To address faculty shortage at IITs, government to tweak policy to re-hire them after retirement

At present, service extension is given to IIT teachers beyond the retirement age of 65 only in exceptional cases with special permission of the President,

Published: 11th February 2018 05:20 PM  |   Last Updated: 11th February 2018 05:41 PM   |  A+A-

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Express News Service

NEW DELHI: The centre is set to introduce a policy to regularly re-hire teachers in Indian Institutes of Technology (IITs) to address the issue of faculty shortage.

At present, service extension is given to IIT teachers beyond the retirement age of 65 only in exceptional cases with special permission of the President, visitor to the IITs, and the practice is very rare.

Official sources in the higher and technical education division of the Union ministry of human resources development told The New Indian Express that adopting the new rule will lead to re-absorption of teachers in the same IITs.

“While the retirement age of IIT directors is 70 years, it is 5 year lesser for other faculty members and the practice of giving them extension is very rare,” said a senior official.

“For example, in last three years it has happened only in two cases. However, we want more of these teachers to continue teaching as getting quality teachers for these prestigious institutions has been a challenge.”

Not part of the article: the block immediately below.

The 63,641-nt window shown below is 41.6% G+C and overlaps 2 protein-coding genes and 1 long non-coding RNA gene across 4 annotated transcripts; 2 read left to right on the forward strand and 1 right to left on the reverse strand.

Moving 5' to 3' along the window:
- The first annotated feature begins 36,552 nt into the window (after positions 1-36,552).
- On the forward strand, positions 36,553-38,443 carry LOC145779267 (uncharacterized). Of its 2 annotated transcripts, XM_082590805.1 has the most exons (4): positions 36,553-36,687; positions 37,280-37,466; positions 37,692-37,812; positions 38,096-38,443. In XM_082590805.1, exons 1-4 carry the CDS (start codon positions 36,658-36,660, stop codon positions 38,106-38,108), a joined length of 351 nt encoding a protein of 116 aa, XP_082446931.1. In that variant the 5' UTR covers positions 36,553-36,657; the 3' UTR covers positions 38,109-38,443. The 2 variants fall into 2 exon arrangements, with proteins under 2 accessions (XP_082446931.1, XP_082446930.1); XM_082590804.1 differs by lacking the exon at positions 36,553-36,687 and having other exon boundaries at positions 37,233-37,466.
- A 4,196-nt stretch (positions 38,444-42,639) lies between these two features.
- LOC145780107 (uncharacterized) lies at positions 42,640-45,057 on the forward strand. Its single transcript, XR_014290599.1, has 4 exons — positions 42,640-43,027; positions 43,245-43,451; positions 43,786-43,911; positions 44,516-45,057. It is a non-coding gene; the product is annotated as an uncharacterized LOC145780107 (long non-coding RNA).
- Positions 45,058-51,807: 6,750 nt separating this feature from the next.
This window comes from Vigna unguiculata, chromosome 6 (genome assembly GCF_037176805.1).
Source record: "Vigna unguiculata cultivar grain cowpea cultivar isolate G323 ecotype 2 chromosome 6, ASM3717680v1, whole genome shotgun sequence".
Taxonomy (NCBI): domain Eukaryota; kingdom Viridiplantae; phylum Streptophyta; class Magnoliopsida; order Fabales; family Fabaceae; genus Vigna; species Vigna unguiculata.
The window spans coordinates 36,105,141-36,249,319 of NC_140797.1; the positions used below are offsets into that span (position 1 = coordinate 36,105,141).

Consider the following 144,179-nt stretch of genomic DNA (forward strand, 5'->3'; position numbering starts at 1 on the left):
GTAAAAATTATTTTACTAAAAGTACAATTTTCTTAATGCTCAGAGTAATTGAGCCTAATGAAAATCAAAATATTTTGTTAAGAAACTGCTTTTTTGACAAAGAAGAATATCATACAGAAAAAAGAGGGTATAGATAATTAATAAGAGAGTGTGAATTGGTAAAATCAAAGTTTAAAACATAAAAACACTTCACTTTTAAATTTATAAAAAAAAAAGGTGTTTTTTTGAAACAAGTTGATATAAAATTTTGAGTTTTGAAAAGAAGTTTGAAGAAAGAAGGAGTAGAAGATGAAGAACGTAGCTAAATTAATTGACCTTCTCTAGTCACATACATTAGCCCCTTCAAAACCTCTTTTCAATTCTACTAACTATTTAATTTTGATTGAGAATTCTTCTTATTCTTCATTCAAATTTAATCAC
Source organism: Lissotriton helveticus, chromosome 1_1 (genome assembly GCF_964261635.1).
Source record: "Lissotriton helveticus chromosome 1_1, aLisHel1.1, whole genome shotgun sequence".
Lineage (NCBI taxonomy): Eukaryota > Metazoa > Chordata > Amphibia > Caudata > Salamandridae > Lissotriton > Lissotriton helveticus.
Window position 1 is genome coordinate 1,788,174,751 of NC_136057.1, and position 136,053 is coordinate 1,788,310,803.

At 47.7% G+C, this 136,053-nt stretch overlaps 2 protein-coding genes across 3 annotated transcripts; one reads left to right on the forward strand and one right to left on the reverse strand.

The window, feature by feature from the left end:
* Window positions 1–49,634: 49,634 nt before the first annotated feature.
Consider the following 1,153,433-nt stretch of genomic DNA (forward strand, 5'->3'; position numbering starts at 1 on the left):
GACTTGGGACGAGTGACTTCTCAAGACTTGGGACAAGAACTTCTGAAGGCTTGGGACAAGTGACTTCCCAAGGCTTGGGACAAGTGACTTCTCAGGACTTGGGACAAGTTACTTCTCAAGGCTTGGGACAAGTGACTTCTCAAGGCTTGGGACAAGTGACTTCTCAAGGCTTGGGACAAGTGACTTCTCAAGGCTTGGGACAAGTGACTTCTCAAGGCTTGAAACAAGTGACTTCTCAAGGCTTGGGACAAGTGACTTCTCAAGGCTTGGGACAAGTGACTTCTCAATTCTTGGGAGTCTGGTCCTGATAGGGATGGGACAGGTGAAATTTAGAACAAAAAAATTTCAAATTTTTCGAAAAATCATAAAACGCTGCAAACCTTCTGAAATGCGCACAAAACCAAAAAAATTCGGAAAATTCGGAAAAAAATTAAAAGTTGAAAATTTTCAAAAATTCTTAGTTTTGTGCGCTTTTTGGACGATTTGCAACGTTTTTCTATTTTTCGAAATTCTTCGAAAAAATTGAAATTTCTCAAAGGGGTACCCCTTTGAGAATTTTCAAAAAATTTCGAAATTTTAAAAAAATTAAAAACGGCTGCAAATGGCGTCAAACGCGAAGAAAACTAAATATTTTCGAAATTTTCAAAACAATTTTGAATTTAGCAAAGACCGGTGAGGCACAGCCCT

Under the proposal, the permission for the extension of services will continue to be routed through the ministry to the President but it will happen more regularly.

IITs, like many other centrally funded technical institutes have been struggling with the issue of faculty shortage for a long time. Vacancy in some IITs are as high as more than 50 per cent, sources pointed out.

A parliamentary panel on HRD, in a report submitted in the House in November 2016, had said that among the older IITs, Bombay had a vacancy of 38.66 per cent; Kharagpur of 42.42 per cent; Roorkee of 41.88 per cent; Delhi of 33.11 per cent; Guwahati of 26.50 per cent and IIT-BHU of 53 per cent.

The numbers were not different for newer IIT as getting quality teachers to institute at far off places has been a constant issue for the government.

Some at IITs however felt that greater emphasis should be given at tapping young talents to get into academic careers at IITs.

“The idea of having most of the teachers in the late 60s at country’s premier technology institutions does not excite me as teaching requires certain energy and aptitude; the government should teaching more lucrative at entry level so that fresh PhDs from India and abroad are attracted (to teach at IITs),” said an assistant professor at IIT Mandi.


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